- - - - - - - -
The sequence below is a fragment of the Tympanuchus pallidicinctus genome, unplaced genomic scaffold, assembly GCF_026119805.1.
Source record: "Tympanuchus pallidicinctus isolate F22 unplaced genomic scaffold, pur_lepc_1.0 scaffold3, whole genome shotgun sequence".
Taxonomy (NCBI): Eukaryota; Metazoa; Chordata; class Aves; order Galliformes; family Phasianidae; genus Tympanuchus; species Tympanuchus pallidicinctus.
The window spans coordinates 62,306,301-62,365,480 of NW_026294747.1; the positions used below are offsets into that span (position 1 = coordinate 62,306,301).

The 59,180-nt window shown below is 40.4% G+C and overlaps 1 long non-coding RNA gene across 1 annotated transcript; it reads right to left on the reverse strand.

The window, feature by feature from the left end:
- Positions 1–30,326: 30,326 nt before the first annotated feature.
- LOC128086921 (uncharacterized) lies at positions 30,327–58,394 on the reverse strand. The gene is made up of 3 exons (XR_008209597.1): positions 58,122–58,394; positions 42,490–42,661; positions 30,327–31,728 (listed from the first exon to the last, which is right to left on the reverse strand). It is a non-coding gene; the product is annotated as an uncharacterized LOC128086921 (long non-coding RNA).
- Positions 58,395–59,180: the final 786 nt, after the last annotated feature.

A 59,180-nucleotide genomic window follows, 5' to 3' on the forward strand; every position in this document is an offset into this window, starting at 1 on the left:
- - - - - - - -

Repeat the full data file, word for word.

The sequence below is a fragment of the Tympanuchus pallidicinctus genome, unplaced genomic scaffold, assembly GCF_026119805.1.
Source record: "Tympanuchus pallidicinctus isolate F22 unplaced genomic scaffold, pur_lepc_1.0 scaffold3, whole genome shotgun sequence".
Taxonomy (NCBI): Eukaryota; Metazoa; Chordata; class Aves; order Galliformes; family Phasianidae; genus Tympanuchus; species Tympanuchus pallidicinctus.
The window spans coordinates 62,306,301-62,365,480 of NW_026294747.1; the positions used below are offsets into that span (position 1 = coordinate 62,306,301).

The 59,180-nt window shown below is 40.4% G+C and overlaps 1 long non-coding RNA gene across 1 annotated transcript; it reads right to left on the reverse strand.

The window, feature by feature from the left end:
- Positions 1–30,326: 30,326 nt before the first annotated feature.
- LOC128086921 (uncharacterized) lies at positions 30,327–58,394 on the reverse strand. The gene is made up of 3 exons (XR_008209597.1): positions 58,122–58,394; positions 42,490–42,661; positions 30,327–31,728 (listed from the first exon to the last, which is right to left on the reverse strand). It is a non-coding gene; the product is annotated as an uncharacterized LOC128086921 (long non-coding RNA).
- Positions 58,395–59,180: the final 786 nt, after the last annotated feature.

A 59,180-nucleotide genomic window follows, 5' to 3' on the forward strand; every position in this document is an offset into this window, starting at 1 on the left: